For 21 years, Whittaker has been getting the right answers from people developing a solid book of customers who come back again and again—in some cases, a dozen times. The Louisiana native got into the car business from the inside out, working on the assembly line at the former General Motors Leeds plant before they laid him off. Gee: No incentive for the Ford guy to get it done after an experience like that, huh? 

Insurance sales didn’t pan out, and an auto sales training course proved less than inspirational. Whittaker landed his first car sales gig with Boots Williams, he of late-night TV ad fame in the 1980s, and found—much to his surprise—that he was good at it. “That first year, it felt like I had found my niche in life,” he says. “I was very successful from Day One, selling 12 cars a month, and each month that increased over the first couple of years.”

But they tended to be one-shot deals. After moving on to Bob Sight, he found an environment that valued long-term sales to multiple generations of customers. Owner Tom Sight, he says, “teaches the importance of taking care of customers before and after the sale.”

To achieve the satisfaction he derives from closing a sale, listening is key. “A lot of the time, you just have to shut up,” Whittaker says. “Take the cotton out of your ears and put in it your mouth. If you listen closely, you’ll get a sense of whether they’re ready to buy right there or just looking.”


RYAN BREHM, Thoroughbred Ford













Talk about closing a deal: On Nov. 29, 2007, Ryan Brehm sold a new 2008 Ford Fusion to a fetching young woman. “This obviously made a big impression,” he wisecracks, for not long afterward, they concluded another deal, and “we now have two beautiful daughters.”

So when vehicle sales pros talk about creating life-long relationships, you know Ryan Brehm is all in. He got into car sales after four years at a credit-card call center, where he learned to love selling, but yearned for face-to-face contact. In 2004, still just 24, he took the leap to vehicle sales. Last year, he topped $10 million in volume, and is easily on track to beat that in 2012. The reasons are as simple as they are detailed when he gets rolling about what it takes to succeed:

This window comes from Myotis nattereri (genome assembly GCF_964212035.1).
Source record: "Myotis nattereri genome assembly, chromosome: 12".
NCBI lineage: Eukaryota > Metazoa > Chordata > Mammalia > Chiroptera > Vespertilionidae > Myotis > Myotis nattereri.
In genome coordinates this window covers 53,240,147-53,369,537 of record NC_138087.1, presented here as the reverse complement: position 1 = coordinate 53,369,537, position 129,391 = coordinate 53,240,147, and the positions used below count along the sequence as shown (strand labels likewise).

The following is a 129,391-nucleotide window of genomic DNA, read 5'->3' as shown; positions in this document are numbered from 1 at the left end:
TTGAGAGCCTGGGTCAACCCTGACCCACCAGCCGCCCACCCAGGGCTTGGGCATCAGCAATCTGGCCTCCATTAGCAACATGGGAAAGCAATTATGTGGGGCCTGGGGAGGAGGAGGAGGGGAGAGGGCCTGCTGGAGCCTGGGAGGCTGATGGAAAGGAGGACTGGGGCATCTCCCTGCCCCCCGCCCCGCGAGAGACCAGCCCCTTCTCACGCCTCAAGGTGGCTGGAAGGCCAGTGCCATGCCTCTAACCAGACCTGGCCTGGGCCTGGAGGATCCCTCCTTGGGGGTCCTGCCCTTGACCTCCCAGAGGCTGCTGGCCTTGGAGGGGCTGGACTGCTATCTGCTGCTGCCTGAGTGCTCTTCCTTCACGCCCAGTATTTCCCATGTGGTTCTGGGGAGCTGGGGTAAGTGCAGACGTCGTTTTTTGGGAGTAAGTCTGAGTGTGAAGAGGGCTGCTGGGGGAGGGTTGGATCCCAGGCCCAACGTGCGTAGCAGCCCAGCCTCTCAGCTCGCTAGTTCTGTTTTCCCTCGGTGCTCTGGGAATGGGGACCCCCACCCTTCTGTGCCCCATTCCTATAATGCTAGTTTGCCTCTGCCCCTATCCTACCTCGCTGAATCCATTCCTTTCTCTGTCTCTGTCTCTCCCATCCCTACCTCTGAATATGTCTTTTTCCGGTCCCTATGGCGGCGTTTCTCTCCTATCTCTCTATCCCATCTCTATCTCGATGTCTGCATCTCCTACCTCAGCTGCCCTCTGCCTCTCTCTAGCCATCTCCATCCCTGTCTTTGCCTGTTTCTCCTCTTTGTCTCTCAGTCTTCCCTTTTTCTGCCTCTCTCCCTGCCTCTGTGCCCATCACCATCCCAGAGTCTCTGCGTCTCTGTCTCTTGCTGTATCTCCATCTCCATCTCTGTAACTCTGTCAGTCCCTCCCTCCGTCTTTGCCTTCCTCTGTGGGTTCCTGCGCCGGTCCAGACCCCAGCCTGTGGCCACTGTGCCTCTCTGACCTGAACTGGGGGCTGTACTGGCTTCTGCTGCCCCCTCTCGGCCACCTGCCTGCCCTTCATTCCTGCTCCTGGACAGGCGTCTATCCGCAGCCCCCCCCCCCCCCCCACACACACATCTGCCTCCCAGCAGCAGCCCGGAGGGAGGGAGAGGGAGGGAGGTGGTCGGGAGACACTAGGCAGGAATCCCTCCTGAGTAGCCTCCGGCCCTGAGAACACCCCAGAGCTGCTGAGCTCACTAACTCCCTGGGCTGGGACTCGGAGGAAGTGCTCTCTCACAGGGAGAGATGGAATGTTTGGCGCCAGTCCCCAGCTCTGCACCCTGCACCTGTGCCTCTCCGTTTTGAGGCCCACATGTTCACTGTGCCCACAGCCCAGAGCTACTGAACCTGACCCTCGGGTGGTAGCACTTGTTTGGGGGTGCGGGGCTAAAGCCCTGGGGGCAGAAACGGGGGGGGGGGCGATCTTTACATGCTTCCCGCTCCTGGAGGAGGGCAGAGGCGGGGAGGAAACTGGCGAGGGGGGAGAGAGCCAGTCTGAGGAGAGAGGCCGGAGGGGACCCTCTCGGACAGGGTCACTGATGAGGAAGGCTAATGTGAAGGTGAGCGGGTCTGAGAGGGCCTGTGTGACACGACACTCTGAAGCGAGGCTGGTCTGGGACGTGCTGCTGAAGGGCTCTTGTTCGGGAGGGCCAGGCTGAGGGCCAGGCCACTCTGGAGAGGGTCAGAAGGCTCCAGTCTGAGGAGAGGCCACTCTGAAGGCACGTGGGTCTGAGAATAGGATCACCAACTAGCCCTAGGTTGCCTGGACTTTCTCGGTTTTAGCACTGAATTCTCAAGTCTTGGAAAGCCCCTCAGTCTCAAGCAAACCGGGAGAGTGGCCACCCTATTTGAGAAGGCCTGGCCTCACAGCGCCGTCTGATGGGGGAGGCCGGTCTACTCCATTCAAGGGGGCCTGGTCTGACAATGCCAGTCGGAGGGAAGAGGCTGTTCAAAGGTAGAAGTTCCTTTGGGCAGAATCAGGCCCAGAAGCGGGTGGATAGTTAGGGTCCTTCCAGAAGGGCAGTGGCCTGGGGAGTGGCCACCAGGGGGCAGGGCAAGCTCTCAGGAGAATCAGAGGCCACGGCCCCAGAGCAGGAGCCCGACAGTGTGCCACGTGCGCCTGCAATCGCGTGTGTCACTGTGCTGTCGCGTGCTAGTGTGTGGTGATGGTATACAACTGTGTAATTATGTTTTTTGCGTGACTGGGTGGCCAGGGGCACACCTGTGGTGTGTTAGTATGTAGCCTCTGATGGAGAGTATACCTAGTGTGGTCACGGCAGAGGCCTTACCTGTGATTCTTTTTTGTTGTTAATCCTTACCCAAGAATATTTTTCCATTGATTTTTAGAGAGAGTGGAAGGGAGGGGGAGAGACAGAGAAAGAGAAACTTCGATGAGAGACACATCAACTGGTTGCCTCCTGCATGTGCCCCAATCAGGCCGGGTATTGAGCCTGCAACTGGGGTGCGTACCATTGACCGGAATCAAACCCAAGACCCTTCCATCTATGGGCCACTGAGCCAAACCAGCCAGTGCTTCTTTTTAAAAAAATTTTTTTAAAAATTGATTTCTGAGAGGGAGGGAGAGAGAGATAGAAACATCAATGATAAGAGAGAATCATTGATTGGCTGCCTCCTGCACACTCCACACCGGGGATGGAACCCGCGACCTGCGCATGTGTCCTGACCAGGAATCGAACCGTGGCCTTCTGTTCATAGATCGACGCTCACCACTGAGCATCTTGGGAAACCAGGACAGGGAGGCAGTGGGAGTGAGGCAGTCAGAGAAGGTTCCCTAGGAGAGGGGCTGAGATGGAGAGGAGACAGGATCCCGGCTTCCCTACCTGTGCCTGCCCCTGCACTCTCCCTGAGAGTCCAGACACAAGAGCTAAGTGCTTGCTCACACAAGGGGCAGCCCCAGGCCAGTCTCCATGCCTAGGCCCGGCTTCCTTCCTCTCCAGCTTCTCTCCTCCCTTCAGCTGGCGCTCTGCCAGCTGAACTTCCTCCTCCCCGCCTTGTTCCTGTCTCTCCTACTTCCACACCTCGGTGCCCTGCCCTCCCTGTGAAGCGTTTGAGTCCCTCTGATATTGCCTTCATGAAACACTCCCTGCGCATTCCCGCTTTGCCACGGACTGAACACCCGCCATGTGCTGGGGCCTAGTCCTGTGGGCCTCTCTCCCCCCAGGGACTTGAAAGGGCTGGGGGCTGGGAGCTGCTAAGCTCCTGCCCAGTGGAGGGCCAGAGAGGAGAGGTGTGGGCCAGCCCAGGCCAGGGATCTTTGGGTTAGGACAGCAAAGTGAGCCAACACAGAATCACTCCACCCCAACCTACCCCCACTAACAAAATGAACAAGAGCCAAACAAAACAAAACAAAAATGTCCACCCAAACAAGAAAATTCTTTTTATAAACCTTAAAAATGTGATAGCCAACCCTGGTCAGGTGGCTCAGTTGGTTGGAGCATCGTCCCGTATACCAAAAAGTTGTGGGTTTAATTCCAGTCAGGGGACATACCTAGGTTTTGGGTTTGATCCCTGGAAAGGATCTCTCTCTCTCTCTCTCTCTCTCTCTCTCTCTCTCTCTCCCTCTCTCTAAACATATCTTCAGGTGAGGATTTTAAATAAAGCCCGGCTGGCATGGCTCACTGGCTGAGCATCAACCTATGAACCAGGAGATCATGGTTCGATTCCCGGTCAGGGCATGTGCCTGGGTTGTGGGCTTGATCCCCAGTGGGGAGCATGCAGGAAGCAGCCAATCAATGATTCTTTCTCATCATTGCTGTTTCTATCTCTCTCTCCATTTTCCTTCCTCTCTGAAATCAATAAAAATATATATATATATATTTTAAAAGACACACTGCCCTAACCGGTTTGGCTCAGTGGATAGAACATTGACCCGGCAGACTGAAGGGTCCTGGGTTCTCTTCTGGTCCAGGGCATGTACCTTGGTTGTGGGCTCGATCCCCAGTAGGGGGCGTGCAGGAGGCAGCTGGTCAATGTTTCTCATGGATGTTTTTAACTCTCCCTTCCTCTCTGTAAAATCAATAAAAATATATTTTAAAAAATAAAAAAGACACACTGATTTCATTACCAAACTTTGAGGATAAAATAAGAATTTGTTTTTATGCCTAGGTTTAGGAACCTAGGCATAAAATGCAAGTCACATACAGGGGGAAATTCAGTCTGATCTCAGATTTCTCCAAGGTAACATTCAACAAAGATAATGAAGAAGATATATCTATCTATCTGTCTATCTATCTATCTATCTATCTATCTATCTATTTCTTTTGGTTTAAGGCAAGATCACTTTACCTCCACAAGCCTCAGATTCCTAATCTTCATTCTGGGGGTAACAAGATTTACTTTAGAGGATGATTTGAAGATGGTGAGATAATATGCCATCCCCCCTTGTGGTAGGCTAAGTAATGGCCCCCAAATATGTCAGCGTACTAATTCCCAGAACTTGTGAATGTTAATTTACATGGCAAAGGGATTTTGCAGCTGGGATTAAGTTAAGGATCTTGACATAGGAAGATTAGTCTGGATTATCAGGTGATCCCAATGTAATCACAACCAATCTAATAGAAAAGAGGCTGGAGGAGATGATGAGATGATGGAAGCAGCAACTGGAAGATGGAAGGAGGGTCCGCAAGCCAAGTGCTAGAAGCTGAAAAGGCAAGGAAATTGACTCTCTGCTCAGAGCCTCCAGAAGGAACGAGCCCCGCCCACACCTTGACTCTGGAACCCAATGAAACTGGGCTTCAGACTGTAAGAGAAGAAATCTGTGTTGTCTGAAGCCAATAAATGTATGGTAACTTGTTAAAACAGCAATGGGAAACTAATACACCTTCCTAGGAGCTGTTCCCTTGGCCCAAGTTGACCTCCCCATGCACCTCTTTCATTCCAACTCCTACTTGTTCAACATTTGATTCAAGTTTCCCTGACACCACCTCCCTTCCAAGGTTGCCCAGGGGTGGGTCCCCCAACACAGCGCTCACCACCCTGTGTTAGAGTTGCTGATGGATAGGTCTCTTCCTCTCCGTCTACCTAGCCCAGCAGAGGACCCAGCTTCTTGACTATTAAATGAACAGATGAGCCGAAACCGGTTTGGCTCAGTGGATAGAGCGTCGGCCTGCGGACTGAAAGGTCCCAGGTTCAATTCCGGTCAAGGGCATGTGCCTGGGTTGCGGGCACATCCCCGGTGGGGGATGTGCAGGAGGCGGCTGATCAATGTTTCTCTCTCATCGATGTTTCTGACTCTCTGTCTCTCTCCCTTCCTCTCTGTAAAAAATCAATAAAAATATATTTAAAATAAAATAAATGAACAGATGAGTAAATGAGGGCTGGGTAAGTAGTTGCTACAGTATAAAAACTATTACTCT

“Know your product,” he declares. “I have purchased nine Ford vehicles in the past nine years. You have to believe in your product, and when asked what you drive—which happens quite frequently—proudly answer!” You have to sell yourself, be honest, and understand that you don’t need to talk someone into buying a car—they are already shopping, Brehm says, so the real challenge is “talking them into buying it from you vs. the other guy.”

It also helps to respect someone’s decision to buy elsewhere—good sportsmanship can lead to a sale to that same person later on, Brehm said. Then follow up on commitments, always be networking, find solu-tions to customer complaints—even if it’s not your department—and if your customer owns a business, buy from him, as well.

A sense of time is also helpful. Too many sales pros, he says, “are all about now, now, now. They are always worried if the customer doesn’t buy now, then they won’t come back.” So respect the time needed to make a decision—and at the back end, too.

As soon as the customer says yes, Brehm says, the goal becomes moving the process as efficiently as possible. “The customer’s time is valuable; treat it that way,” he says.

After the paperwork is finished, he says, “I try to learn more about their family, their business, and make the interaction as personable as possible. I want them to look at me as a person, not their car salesman.” 


TERRY MYKINS, Overland Park Jeep Dodge Ram Chrysler













Career sales professionals place a premium on long-term customer relationships, but what does that really look like? Ask Terry Mykins of Overland Park Jeep Dodge Ram Chrysler. “I have one long-term customer who has moved out of state, but even since then I’ve sold quite a few cars to him,” Mykins says. “Part of that has to do with a dealer down there who wasn’t taking care of him. But he’s coming back from Louisiana to buy here, and he has a son who comes up from Texas to buy here.”